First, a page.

Like most people, you probably realized sometime during the first week of January that you forgot to change your calendar to the new 2010 version you purchased last month. It makes sense that you may not have set goals for what you would like to achieve this year for your practice. Here are some key guidelines on how to develop goals that create focus and a successful outcome for 2010.
What is the SMART goal?
Setting goals for each practice is a powerful tool that creates synergy and focus for the team to achieve great results. People respond better to knowing what they’re trying to achieve, which makes it easier to reward exceptional performance with less redirection than stellar efforts. Specific, measurable, achievable, realistic, and time-based goals are the foundation for setting SMART goals.
Perhaps the most important step in goal setting is to eliminate any confusion about what the outcome should be. Saying the goal is to “get more new patients” is more vague than “developing a program to increase the number of new patients to 20 per month.” Being specific will help keep the team focused on what they have to work towards and avoid distractions.
If you do not measure the progress you are making towards the goal, you will miss the opportunity to know if you are on the right track to achieving your goal. Measuring your results also allows you to celebrate victories or adjust your efforts to make more progress. Visually track your progress as a reminder to employees of the results you’re working towards.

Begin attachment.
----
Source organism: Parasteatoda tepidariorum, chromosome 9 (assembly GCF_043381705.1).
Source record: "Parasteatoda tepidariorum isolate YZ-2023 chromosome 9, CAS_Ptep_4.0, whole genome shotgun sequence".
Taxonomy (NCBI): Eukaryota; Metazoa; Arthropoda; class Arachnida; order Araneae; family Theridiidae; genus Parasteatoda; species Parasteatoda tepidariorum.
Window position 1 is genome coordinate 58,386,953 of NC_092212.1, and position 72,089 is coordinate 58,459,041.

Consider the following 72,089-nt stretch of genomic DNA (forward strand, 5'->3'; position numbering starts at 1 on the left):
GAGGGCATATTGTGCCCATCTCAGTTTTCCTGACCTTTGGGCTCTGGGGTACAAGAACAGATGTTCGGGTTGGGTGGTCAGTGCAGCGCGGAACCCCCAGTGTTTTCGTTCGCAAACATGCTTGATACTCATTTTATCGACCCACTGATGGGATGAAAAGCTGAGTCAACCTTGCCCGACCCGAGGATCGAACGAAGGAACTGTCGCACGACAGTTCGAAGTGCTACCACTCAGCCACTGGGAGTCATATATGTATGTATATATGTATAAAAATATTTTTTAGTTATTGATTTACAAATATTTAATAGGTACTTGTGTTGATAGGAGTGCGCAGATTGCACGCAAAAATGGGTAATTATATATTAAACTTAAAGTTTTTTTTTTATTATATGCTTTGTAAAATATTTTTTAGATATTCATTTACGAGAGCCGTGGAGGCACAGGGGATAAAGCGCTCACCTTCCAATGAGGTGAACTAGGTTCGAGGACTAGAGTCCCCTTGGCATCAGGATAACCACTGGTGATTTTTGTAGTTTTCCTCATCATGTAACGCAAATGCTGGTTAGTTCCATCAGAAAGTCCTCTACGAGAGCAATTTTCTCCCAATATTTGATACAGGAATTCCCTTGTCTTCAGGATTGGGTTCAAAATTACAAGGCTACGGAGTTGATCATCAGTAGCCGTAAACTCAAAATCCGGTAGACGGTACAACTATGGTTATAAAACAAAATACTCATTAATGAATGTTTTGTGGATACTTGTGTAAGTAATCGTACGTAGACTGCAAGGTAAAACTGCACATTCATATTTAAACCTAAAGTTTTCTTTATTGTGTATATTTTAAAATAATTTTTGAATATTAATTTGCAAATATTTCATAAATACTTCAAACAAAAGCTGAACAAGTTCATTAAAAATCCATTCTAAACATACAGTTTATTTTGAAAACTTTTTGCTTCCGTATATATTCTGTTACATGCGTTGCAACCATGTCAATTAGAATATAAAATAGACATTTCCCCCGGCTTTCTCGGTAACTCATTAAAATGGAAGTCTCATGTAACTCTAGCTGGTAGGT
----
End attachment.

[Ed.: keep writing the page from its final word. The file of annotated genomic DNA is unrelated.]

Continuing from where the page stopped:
can be achieved
It feels admirable to dream big, but reality sets in quickly. Goals that are too far away can lower motivation rather than raise it. If you feel you have the resources and the team in place to achieve the goals you want to set, make sure you can reach them with a reasonable amount of extra effort.
In the current environment in which we operate, the objective must be aligned with the realities of the market. If your practice is in an area with many other competing doctors and your primary employer has reduced or eliminated some benefits, you need to consider these factors when setting goals. It would be unrealistic to set a goal of increasing your production by 50% after considering what ails your patient base.
based on time
People often work better when there is a deadline to deal with. Having a specific time to achieve the goal creates accountability as well as the need to assess progress toward the goal. With a deadline, it becomes easy to put a gal on the back burner and forget.
Goal setting is a powerful tool that any practitioner can use to achieve superior results. It’s still early enough to set the stage for a successful 2010. Taking the time to develop SMART goals will increase the chance that the next twelve months will be exciting and rewarding for you and your team.